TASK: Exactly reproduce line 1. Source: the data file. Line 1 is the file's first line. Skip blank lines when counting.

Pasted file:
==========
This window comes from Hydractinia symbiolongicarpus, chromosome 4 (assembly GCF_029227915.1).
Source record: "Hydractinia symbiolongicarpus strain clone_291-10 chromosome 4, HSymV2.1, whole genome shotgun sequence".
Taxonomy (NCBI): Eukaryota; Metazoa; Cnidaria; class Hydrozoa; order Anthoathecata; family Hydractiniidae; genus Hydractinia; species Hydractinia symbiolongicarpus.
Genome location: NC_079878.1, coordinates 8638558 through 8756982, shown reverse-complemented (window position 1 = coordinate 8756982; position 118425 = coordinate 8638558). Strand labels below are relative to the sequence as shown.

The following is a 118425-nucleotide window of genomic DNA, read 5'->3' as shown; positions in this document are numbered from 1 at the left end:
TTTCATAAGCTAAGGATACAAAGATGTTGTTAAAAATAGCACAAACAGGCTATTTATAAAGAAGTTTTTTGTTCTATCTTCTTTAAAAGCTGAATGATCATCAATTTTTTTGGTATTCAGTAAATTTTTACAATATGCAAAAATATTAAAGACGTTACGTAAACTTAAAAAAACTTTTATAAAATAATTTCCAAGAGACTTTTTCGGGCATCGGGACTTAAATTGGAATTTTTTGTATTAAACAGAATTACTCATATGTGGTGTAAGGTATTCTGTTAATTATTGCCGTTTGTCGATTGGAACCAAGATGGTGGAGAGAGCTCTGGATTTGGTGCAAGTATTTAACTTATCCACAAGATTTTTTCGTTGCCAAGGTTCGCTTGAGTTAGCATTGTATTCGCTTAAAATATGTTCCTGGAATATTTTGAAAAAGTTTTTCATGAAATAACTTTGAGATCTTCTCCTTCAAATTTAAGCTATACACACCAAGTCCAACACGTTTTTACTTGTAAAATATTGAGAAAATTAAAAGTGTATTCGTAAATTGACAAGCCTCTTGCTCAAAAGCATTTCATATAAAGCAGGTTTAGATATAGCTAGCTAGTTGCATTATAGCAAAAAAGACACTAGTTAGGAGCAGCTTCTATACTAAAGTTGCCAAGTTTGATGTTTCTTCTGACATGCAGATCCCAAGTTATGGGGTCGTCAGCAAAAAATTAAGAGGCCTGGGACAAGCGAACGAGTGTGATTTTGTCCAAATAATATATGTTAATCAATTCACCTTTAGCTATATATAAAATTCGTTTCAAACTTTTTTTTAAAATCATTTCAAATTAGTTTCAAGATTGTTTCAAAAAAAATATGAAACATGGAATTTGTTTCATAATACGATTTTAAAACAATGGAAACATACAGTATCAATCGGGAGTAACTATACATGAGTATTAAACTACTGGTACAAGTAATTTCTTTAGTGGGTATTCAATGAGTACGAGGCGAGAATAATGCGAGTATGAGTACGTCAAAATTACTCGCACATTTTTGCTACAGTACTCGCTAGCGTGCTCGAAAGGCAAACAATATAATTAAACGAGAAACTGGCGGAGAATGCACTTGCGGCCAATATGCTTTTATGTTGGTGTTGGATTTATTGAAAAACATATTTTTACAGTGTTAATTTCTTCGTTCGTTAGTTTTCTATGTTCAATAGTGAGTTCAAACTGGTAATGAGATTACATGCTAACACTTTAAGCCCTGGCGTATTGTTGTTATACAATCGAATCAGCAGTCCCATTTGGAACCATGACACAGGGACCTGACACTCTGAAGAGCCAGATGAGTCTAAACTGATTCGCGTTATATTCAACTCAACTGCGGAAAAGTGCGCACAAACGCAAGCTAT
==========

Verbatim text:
This window comes from Hydractinia symbiolongicarpus, chromosome 4 (assembly GCF_029227915.1).